Måsøval wins USD 1.2 million in lawsuit against Norwegian government

Norway-based salmon-farming company Måsøval has won a lawsuit against the Norwegian government, with the Norway Ministry of Trade, Industry, and Fisheries being ordered to pay the company NOK 12.8 million (USD 1.2 million, EUR 1.1 million) in compensation.

Måsøval announced the lawsuit on 3 May 2023, seeking compensation of NOK 29.8 million (USD 2.8 million, EUR 2.6 million) for the misdiagnosis of PD SAV3 at its Kattholmen salmon farming facility in August 2019. PD SAV3, or pancreas disease caused by alphavirus subtype 3, is a highly contagious viral disease that can negatively affect Atlantic salmon at salmon farms. 

Per Norwegian regulations, upon the ministry of fisheries' detection of PD SAV3 at the Kattholmen facility, Måsøval slaughtered “large parts” of fish at both that facility and neighboring facilities. However, the company later determined that the diagnosis wasn’t accurate and the slaughter was unnecessary. Ultimately, the company said the unnecessary slaughter cost it NOK 29.8 million – the amount it sought in compensation. 

“The state acknowledged liability for the misdiagnosis in November 2022, [but] the state still does not recognize a causal link between the misdiagnosis and the financial loss suffered by Måsøval,” the company stated at the time.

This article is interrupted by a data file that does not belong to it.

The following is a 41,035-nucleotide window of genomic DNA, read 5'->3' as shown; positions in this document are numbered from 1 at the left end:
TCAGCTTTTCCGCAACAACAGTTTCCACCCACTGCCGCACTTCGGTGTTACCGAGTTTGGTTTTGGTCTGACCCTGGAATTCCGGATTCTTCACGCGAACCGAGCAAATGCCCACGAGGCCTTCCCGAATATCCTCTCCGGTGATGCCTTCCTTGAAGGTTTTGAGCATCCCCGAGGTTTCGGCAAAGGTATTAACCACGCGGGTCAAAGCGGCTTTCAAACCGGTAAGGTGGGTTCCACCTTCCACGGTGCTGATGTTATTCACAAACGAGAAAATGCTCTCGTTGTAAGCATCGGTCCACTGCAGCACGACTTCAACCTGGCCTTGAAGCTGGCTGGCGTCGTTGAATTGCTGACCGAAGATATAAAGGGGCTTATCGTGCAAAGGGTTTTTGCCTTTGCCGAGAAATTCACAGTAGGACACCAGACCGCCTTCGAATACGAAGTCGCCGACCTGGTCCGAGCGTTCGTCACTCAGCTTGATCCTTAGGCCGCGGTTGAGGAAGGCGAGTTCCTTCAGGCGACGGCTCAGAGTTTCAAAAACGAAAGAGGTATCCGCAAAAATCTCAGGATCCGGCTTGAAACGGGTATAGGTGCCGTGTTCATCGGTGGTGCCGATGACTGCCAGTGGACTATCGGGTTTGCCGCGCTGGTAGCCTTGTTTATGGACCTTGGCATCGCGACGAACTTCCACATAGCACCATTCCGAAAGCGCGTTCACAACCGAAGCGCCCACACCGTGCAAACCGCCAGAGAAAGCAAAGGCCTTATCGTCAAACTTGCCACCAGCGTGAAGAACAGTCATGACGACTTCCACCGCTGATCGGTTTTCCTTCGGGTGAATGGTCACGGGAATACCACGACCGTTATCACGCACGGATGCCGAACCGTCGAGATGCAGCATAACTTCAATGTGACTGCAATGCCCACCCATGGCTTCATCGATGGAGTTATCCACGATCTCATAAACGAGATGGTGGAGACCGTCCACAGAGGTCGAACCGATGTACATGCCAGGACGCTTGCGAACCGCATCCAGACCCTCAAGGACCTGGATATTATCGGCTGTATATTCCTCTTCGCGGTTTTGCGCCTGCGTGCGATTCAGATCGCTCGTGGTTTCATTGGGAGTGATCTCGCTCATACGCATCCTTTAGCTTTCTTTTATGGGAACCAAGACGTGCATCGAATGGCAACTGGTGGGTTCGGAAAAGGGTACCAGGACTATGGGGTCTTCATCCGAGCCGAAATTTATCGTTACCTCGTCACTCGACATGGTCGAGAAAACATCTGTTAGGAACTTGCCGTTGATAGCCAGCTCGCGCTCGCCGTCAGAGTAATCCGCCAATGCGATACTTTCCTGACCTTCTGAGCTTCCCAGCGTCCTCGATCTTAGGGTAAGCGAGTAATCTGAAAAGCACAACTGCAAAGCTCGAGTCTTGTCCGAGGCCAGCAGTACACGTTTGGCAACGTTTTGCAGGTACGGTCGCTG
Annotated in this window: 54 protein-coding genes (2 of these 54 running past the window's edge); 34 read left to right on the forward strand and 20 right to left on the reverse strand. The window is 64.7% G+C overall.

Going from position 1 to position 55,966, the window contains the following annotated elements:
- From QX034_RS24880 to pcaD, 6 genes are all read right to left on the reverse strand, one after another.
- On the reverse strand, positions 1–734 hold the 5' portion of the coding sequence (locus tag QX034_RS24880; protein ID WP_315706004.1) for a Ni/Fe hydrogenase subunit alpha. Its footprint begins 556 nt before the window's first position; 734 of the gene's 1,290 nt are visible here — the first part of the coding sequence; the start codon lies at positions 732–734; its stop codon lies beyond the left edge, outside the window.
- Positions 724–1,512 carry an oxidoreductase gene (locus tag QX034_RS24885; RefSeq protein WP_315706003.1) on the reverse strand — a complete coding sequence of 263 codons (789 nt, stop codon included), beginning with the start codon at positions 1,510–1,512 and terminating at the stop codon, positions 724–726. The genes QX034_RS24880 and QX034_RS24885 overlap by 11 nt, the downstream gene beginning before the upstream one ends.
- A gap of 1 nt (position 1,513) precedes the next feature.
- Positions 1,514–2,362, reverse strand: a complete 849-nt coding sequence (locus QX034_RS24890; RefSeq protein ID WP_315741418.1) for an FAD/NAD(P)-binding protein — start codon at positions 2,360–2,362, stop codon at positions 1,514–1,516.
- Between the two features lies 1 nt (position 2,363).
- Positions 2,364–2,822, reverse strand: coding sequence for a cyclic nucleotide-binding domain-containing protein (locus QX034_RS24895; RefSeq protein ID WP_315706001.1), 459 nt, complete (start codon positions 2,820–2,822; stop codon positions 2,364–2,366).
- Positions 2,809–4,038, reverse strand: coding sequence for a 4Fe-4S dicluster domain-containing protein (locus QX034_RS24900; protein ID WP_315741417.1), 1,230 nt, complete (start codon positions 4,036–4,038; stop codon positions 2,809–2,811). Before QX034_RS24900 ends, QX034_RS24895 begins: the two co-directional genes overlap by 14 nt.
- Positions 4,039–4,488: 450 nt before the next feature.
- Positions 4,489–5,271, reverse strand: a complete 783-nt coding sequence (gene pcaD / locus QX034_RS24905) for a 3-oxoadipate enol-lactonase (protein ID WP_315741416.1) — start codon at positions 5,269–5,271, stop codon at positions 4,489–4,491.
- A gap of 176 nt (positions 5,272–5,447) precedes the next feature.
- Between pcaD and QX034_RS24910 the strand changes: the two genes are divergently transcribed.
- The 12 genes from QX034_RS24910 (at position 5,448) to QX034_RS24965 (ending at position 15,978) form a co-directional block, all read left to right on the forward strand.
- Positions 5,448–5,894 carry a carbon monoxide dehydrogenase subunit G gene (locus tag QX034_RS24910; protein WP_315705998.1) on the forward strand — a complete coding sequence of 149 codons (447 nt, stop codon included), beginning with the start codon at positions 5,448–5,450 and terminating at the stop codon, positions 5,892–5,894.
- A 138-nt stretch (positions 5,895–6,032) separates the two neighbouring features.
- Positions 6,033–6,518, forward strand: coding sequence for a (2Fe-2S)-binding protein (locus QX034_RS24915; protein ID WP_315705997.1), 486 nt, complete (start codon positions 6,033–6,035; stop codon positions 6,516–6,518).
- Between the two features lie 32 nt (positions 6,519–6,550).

The case went to trial in November 2023, and ultimately, the court sided with Måsøval, though it only awarded NOK 12.8 million in compensation “for loss of earnings and incurred expenses as a result of the misdiagnosis, plus accrued interest and delay interest,” Måsøval stated. 

Soon after announcing the victorious lawsuit, Måsøval also announced that it had met its harvest guidance for 2023. During Q4 2023, the company harvested 7,929 metric tons (MT) gutted weight of salmon. For the year, the company reached a total harvest volume of 24,533 MT gutted weight.

The Q4 harvest represents a 57 percent increase from the 5,031 MT gutted weight the company harvested in the same quarter of 2022. For the full year 2023, Måsøval increased its harvests 12 percent from the 21,879 MT gutted weight it harvested the year before. 

As of 1 January 2024, Måsøval has officially become a holding company in a process that it said will streamline its management and public reporting processes. The company announced the move will shift the group’s licenses into one company: Måsøval Lisens. Farming operations will now be a part of Måsøval Drift.

The company attributes the need to make these changes to Norway’s introduction of a 25 percent resource tax on the production of salmon at sea.

Photo courtesy of Måsøval/Daniel Skog


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